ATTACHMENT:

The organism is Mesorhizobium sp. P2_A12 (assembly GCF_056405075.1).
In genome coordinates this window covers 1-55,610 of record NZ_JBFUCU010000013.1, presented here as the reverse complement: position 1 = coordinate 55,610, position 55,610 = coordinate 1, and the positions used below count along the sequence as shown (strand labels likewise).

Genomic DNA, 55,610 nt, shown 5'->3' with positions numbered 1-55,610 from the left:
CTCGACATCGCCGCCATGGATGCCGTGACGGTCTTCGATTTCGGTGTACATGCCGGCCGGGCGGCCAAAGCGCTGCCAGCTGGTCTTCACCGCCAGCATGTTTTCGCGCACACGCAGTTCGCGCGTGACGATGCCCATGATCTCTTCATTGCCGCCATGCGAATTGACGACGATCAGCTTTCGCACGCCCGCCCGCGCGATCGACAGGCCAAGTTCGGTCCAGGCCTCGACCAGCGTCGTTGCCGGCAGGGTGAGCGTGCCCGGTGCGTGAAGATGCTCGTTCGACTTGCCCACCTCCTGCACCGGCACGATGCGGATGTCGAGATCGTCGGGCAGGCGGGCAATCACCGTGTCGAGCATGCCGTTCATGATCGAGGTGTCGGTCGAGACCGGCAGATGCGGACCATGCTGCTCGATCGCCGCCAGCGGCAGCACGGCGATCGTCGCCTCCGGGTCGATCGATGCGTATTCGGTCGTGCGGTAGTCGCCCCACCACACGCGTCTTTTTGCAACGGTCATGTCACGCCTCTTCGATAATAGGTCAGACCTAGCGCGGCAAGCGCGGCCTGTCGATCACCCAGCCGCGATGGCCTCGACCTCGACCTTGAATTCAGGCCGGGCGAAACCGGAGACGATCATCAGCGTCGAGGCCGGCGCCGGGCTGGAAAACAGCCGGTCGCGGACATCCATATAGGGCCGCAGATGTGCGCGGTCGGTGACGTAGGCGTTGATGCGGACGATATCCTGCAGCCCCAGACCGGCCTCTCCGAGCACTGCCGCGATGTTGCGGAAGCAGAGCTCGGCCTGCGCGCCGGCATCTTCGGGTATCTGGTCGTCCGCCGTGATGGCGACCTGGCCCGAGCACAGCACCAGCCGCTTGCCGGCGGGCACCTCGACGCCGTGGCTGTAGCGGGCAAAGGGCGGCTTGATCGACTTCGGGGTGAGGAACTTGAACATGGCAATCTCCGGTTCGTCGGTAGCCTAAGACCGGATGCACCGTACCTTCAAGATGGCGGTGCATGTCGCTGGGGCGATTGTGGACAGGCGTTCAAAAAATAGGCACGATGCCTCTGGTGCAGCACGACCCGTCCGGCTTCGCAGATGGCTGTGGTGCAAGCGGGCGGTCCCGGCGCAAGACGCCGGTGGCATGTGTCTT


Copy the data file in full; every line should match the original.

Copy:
The organism is Mesorhizobium sp. P2_A12 (assembly GCF_056405075.1).
In genome coordinates this window covers 1-55,610 of record NZ_JBFUCU010000013.1, presented here as the reverse complement: position 1 = coordinate 55,610, position 55,610 = coordinate 1, and the positions used below count along the sequence as shown (strand labels likewise).

Genomic DNA, 55,610 nt, shown 5'->3' with positions numbered 1-55,610 from the left:
CTCGACATCGCCGCCATGGATGCCGTGACGGTCTTCGATTTCGGTGTACATGCCGGCCGGGCGGCCAAAGCGCTGCCAGCTGGTCTTCACCGCCAGCATGTTTTCGCGCACACGCAGTTCGCGCGTGACGATGCCCATGATCTCTTCATTGCCGCCATGCGAATTGACGACGATCAGCTTTCGCACGCCCGCCCGCGCGATCGACAGGCCAAGTTCGGTCCAGGCCTCGACCAGCGTCGTTGCCGGCAGGGTGAGCGTGCCCGGTGCGTGAAGATGCTCGTTCGACTTGCCCACCTCCTGCACCGGCACGATGCGGATGTCGAGATCGTCGGGCAGGCGGGCAATCACCGTGTCGAGCATGCCGTTCATGATCGAGGTGTCGGTCGAGACCGGCAGATGCGGACCATGCTGCTCGATCGCCGCCAGCGGCAGCACGGCGATCGTCGCCTCCGGGTCGATCGATGCGTATTCGGTCGTGCGGTAGTCGCCCCACCACACGCGTCTTTTTGCAACGGTCATGTCACGCCTCTTCGATAATAGGTCAGACCTAGCGCGGCAAGCGCGGCCTGTCGATCACCCAGCCGCGATGGCCTCGACCTCGACCTTGAATTCAGGCCGGGCGAAACCGGAGACGATCATCAGCGTCGAGGCCGGCGCCGGGCTGGAAAACAGCCGGTCGCGGACATCCATATAGGGCCGCAGATGTGCGCGGTCGGTGACGTAGGCGTTGATGCGGACGATATCCTGCAGCCCCAGACCGGCCTCTCCGAGCACTGCCGCGATGTTGCGGAAGCAGAGCTCGGCCTGCGCGCCGGCATCTTCGGGTATCTGGTCGTCCGCCGTGATGGCGACCTGGCCCGAGCACAGCACCAGCCGCTTGCCGGCGGGCACCTCGACGCCGTGGCTGTAGCGGGCAAAGGGCGGCTTGATCGACTTCGGGGTGAGGAACTTGAACATGGCAATCTCCGGTTCGTCGGTAGCCTAAGACCGGATGCACCGTACCTTCAAGATGGCGGTGCATGTCGCTGGGGCGATTGTGGACAGGCGTTCAAAAAATAGGCACGATGCCTCTGGTGCAGCACGACCCGTCCGGCTTCGCAGATGGCTGTGGTGCAAGCGGGCGGTCCCGGCGCAAGACGCCGGTGGCATGTGTCTT